Inspired by Bill Cunningham, I have been collecting images french work jackets (aka “bleu de travail”). Cunningham made this style of garment his personal uniform and I was inspired to wear one for the next month in memory of his amazing life and creative work. Most of the current, commercial offerings (Le Laborer, Old Town, Vetra, and Arpenteur are too large for me) so I was hoping to shop from the past for something with a better fit. On eBay, I found a terrific vintage version by Le Remouleur w/really exemplary patchwork repairs and artful spotting. The listing indicates that the jacket is from the 1930s which seems to be the golden era of french workwear (lots of corduroy and moleskin). I don’t know too much about the label (anyone?) but would love to find out more. Here is a similar example sported by one of my favorite Archival customers at Inspiration LA.
Oilskins and black waxed cotton
Long and short cuts
New Barbour gent
In case you missed it, here are some product offerings from the Winter 1998/Spring 1999 Barbour catalog. In the day, these catalogs were the best means of tracking new Barbour releases (beyond the stock range of Bedales, Beauforts and Borders). Many of the more exotic items–moleskin and Bushman jackets–never made it to (my corner of the) US. So, it was always fun to see non-stock Barbour items in cameo catalog form.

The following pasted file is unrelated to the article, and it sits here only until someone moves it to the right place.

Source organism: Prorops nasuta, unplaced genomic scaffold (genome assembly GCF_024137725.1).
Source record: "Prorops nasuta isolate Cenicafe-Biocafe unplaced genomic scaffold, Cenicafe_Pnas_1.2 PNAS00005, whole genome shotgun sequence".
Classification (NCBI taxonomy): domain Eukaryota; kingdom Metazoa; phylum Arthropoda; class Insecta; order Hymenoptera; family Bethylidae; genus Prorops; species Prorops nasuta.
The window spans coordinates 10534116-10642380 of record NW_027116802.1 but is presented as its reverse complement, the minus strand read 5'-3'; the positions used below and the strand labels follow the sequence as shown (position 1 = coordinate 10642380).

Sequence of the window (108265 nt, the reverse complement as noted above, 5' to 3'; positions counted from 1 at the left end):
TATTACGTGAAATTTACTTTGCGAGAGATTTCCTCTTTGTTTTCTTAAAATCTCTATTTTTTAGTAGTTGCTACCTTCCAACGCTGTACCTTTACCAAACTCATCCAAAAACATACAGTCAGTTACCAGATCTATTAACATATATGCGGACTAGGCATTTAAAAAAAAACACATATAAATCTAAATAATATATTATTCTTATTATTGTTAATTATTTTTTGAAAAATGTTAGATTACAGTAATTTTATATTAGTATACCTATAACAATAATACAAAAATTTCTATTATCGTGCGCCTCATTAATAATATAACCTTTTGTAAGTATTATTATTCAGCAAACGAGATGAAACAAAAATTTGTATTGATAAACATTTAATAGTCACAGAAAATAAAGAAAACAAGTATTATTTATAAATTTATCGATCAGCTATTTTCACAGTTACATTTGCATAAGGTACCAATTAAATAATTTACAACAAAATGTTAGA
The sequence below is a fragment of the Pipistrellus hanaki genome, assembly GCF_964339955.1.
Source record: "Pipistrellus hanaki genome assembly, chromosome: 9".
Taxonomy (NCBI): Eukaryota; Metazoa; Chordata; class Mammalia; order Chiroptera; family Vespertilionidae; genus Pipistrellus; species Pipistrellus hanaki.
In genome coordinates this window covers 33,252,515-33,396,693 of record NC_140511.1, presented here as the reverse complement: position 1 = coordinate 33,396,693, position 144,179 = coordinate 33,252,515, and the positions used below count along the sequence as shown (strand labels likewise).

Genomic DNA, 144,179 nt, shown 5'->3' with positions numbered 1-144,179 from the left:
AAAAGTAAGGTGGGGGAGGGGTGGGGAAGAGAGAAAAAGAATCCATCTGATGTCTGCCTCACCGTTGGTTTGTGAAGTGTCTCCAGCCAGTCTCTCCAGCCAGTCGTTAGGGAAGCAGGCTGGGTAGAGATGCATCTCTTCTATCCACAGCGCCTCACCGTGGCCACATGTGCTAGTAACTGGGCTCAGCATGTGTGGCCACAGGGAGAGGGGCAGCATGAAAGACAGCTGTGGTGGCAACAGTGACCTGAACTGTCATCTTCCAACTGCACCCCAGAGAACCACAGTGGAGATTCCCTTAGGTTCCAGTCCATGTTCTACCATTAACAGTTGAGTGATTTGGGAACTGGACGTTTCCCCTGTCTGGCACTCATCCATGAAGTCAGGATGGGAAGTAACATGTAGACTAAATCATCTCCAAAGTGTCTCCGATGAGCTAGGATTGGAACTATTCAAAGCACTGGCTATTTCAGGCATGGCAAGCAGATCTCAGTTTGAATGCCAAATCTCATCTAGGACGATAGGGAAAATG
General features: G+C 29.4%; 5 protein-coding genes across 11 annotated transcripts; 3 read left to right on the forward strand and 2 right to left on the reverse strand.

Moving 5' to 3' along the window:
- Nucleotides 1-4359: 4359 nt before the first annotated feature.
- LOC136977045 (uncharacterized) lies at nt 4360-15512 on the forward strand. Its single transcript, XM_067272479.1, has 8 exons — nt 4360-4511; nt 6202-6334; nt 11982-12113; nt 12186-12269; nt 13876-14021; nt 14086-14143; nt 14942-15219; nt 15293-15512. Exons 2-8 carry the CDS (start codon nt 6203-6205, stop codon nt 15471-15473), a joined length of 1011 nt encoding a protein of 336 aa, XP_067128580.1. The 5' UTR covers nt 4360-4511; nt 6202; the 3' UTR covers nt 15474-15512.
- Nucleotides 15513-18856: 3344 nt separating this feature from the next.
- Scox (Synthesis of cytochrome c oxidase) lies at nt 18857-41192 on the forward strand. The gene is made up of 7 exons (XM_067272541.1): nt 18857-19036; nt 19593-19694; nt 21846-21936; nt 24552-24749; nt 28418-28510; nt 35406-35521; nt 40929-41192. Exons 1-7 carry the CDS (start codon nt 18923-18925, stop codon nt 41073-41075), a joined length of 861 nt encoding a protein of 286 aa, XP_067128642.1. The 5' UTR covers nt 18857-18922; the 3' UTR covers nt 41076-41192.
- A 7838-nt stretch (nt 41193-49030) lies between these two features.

Barbour’s newfound focus on youthful/urban/non-country clothing gave rise to a few unfortunate (though brief) additions to their product range:
Vintage in ten years?
Via internet I’ve been tracking on some international Filsonesque brands which look promising but probably measure up to be Euro equivalents of Abercrombie and Fitch or Forever 21. This type of garment stalking lends itself to austerity since mail order from Italy is pretty much out of the question (submit credit card info at your peril)(I should add that the “add to shopping cart” function on most of these sites never seems to operate).
I’m now mainly collecting stock footage from these sites for inclusion in my own forthcoming fictional mail order Archival Clothing catalogue. In the case of Ashfield, I’m intrigued by the vibrant corduroy and unique pocket configuration of the gentleman’s “Maremmana” game jacket.